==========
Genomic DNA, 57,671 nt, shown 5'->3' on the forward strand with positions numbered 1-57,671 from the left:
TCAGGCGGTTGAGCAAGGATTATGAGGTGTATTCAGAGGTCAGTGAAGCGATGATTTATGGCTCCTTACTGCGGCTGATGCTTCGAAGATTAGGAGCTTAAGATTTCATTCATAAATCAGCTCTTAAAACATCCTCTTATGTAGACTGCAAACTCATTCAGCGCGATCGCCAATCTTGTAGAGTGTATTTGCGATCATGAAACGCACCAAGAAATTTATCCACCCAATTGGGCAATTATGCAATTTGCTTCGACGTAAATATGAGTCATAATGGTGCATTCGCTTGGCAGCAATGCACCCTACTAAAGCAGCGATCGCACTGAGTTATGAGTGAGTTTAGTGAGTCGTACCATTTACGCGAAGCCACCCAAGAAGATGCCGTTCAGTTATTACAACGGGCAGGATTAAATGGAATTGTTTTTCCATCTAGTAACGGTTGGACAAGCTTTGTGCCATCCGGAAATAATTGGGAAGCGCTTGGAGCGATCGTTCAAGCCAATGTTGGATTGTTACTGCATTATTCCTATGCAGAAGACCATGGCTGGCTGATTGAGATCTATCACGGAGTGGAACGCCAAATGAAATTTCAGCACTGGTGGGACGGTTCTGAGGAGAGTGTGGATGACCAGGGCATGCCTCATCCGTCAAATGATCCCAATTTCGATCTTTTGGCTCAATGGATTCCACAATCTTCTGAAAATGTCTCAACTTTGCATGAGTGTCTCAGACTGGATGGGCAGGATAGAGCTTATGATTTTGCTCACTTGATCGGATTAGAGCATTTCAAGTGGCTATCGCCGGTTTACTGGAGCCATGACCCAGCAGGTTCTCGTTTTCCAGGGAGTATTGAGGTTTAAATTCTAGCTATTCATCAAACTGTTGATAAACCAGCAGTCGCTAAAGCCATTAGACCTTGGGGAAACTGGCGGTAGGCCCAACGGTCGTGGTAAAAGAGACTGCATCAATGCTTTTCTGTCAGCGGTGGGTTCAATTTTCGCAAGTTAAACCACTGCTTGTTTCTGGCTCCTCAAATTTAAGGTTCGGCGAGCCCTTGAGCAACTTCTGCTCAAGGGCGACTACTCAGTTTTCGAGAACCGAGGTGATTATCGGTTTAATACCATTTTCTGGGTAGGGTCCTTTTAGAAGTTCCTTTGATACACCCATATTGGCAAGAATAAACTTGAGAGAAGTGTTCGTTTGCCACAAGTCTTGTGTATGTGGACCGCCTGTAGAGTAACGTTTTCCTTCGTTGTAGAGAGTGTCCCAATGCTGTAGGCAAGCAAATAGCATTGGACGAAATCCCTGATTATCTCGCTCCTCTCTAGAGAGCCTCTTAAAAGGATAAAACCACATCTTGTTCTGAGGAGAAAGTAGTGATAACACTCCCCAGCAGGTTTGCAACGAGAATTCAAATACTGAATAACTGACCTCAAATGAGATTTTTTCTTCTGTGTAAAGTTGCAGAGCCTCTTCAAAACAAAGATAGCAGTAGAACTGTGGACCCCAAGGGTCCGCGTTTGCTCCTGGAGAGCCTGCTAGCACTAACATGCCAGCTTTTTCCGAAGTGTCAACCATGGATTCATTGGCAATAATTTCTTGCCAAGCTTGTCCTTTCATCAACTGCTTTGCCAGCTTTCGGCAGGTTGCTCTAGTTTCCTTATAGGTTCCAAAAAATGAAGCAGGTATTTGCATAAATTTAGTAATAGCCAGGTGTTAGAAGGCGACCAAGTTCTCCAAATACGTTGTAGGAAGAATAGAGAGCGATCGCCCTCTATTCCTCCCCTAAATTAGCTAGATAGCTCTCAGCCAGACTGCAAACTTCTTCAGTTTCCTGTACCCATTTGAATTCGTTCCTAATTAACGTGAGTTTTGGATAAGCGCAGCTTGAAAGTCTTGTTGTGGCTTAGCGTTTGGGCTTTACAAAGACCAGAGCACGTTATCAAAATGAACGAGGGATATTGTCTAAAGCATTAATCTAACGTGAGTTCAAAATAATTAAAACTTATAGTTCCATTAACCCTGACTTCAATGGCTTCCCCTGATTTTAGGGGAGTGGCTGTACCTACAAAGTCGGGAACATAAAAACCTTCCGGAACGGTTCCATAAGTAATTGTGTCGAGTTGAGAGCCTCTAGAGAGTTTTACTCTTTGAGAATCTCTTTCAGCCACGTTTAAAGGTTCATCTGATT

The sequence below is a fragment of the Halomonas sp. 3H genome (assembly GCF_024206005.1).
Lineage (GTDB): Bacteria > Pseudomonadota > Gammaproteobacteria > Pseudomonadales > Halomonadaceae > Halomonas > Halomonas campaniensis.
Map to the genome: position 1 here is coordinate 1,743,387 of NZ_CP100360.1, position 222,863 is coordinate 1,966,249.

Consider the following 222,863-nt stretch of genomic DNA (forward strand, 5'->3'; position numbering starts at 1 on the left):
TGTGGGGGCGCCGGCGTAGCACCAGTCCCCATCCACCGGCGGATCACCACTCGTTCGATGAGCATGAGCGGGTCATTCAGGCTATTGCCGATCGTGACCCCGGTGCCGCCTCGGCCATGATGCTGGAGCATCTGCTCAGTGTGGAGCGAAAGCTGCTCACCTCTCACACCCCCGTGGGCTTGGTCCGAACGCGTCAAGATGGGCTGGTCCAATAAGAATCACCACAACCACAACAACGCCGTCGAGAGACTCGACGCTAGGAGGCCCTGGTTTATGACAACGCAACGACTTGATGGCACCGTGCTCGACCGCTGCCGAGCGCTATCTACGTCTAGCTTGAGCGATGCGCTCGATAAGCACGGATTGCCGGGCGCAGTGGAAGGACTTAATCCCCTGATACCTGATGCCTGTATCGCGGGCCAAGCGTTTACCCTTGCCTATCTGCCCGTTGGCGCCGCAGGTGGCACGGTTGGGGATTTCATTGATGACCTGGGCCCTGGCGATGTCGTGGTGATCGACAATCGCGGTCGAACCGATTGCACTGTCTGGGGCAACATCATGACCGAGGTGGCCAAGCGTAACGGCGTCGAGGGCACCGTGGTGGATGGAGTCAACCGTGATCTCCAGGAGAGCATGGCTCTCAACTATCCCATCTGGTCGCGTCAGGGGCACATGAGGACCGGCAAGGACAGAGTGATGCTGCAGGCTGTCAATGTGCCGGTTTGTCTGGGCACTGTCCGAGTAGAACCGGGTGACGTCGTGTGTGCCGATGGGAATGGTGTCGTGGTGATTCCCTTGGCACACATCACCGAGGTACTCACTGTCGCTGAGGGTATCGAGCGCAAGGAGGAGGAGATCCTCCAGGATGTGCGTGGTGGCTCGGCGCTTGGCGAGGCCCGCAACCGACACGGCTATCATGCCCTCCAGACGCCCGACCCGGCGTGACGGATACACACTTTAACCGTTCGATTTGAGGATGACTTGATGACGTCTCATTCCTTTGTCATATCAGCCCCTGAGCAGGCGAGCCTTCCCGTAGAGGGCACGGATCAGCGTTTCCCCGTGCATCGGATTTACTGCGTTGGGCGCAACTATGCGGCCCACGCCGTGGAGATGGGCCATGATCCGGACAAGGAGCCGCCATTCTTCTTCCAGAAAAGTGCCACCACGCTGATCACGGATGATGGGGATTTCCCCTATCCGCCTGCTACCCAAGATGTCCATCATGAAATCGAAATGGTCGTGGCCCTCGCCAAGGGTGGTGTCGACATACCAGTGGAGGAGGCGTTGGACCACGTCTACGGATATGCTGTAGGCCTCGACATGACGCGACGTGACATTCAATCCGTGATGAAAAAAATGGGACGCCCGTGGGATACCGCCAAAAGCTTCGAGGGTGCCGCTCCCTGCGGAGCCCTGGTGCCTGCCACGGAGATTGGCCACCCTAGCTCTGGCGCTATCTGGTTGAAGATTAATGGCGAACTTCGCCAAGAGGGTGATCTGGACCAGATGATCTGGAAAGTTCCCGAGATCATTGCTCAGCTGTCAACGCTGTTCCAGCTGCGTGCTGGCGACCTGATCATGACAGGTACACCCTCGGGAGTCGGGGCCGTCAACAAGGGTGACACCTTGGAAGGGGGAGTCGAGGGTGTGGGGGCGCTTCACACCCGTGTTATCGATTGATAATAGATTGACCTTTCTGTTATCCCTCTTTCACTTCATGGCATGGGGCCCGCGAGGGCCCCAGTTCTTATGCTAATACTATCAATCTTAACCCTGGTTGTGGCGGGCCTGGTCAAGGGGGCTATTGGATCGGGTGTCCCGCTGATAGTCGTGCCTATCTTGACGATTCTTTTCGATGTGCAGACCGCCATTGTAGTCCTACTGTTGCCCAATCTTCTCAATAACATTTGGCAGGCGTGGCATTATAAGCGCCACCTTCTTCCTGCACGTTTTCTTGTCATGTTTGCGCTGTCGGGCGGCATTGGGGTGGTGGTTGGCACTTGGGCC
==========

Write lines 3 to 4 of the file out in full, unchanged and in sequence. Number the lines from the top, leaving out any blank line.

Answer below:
The sequence below is a fragment of the Halomonas sp. 3H genome (assembly GCF_024206005.1).
Lineage (GTDB): Bacteria > Pseudomonadota > Gammaproteobacteria > Pseudomonadales > Halomonadaceae > Halomonas > Halomonas campaniensis.